If demand stimulus in the face of sky-high inflation is indeed her immediate answer to a crisis, i.e., if she really wants to channel her inner Erdoganomist, why not urge the Bank of England to cut rates too? After all, that’s what Turkey’s central bank did yesterday: doubling down on a strategy that has failed over and over again. Despite inflation nearing a reported 80%, which is 16 times the ostensible target, the central bank still decided to reduce the policy rate by 100 bps to 13%. Once again, investors were reminded that a core plank of Erdonomics is that by making borrowing cheaper and by giving less money to bond holders via lower interest payments, inflation will slow down rather than push higher and higher.
To be fair, in macro and in markets, cause and effect are always convoluted and change direction more often than economists are willing to accept, but the CBRT clearly sets itself apart as the central bank that believes bringing inflation back towards a somewhat acceptable rate is no longer the policy target, let alone less than a year before the general election. It’s also again daring to blow away its remaining FX reserves in order to defend the value of the currency, something that is eventually bound to fail, as the UK itself knows all too well. In five-sixths of all daily observations since 1990, the lira was weaker against the dollar than it was in the year prior (… and, logically, stronger than it was next year). The pair currently trades at 18.1, up 0.8% from yesterday and up 112.4% from this time last year. Where will it be next year?
The dollar itself got a boost yesterday following some goldilocks data from the US and is again nearing parity with the euro. The Philly Fed jumped to 6.2 from -12.3. This is the highest in four months. It contrasts sharply with Monday’s miserable Empire Fed, reporting a rise in employment and a less pronounced weakening in new orders. Delivery times improved too, adding to a rapidly expanding list of evidence that supply chain constraints are easing relative to the current state of demand. Jobless claims were at 250k lower than expected too, defying fears of a too rapid cooling in the labor market. The Fed’s Kashkari, Bullard, George and Daly had speaking engagements yesterday: there wasn’t a single sign of any backing away from further rate hikes ahead.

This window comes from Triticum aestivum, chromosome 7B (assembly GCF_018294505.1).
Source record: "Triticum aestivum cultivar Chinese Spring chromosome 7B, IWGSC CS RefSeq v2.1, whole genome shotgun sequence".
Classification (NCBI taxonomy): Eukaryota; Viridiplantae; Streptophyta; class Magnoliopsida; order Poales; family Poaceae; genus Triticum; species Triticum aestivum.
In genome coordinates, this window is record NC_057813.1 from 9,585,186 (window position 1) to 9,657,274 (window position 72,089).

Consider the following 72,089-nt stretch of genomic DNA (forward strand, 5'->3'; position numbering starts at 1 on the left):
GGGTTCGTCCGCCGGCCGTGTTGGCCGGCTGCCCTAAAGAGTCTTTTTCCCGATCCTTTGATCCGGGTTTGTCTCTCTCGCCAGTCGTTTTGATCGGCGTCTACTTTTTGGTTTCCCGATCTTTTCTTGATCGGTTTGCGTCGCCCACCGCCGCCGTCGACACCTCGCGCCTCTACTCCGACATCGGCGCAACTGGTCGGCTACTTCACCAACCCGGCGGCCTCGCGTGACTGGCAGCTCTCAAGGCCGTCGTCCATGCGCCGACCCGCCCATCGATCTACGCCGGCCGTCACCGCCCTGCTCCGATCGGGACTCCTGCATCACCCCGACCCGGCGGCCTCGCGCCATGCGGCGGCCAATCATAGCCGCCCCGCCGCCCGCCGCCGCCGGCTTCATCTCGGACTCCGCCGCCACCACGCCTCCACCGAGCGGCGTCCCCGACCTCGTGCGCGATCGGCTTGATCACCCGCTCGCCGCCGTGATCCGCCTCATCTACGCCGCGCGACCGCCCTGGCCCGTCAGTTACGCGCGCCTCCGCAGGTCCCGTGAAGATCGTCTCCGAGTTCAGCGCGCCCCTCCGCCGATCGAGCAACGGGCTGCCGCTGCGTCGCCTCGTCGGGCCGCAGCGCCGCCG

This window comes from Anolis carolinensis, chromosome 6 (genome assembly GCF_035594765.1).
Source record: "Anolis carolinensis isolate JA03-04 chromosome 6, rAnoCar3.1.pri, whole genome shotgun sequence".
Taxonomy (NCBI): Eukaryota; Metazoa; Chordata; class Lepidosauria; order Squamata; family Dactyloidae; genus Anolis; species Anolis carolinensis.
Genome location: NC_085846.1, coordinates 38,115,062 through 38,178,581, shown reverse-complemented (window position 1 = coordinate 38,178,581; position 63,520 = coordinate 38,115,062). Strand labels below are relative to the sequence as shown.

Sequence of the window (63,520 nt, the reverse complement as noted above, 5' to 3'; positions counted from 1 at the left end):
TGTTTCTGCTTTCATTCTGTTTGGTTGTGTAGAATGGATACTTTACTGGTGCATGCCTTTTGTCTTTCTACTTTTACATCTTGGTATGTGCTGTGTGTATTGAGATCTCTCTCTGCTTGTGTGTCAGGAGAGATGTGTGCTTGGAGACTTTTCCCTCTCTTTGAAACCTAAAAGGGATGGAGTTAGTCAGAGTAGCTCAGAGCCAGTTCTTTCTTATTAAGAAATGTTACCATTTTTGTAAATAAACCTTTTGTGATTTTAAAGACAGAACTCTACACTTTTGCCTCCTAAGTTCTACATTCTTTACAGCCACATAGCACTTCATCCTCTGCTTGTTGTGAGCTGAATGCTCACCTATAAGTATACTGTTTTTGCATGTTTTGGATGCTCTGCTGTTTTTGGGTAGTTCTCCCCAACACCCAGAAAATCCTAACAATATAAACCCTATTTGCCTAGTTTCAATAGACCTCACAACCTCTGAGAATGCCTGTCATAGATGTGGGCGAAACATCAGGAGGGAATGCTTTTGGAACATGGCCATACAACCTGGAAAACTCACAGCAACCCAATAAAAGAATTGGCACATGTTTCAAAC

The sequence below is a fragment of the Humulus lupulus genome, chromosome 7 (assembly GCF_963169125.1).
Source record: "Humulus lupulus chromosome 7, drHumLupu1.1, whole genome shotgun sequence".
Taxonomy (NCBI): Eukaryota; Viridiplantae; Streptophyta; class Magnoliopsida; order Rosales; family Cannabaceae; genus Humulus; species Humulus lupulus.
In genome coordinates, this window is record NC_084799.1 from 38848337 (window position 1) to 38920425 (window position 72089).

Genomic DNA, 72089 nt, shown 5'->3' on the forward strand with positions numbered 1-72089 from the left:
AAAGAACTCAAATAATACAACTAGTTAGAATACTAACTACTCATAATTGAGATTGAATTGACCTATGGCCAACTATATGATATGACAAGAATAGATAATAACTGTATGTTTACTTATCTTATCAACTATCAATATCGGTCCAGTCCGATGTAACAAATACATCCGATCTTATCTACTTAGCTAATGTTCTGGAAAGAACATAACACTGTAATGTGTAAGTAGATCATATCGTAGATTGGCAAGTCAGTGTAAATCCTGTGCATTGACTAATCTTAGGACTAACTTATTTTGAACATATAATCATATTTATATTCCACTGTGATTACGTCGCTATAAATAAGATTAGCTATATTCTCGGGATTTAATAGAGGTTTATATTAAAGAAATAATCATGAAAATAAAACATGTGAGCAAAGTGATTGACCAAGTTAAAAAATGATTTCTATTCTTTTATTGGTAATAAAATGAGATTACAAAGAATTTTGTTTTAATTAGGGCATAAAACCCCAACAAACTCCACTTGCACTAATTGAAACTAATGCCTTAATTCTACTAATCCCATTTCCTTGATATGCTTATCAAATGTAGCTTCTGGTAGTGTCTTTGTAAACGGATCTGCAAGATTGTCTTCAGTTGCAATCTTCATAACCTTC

On the other hand, US existing home sales fell to a two-year low of 4.81 million. With house prices still at or near their peak and mortgage rates having just spiked, housing affordability is under stress in most if not all Western economies. Fewer and fewer first time buyers qualify for the mortgage required for an averagely priced home, while other buyers have an incentive to wait for a correction. This is already leading to a rise in inventories of homes on the market, which suggests there is deceleration in price increases ahead of us. As such, housing markets continue to be weak spots, being the most responsive and vulnerable to this year’s tightening in financial conditions. House values are a key determinant of household balance sheets and do influence a broad set of discretionary spending decisions, even among households who don’t directly borrow against home equity to finance spending on reconstruction, remodelling or other big tickets. There are many good reasons to believe that housing cycles leads the business cycle, a continued spate of weak data on this front is a warning signal that requires close attention.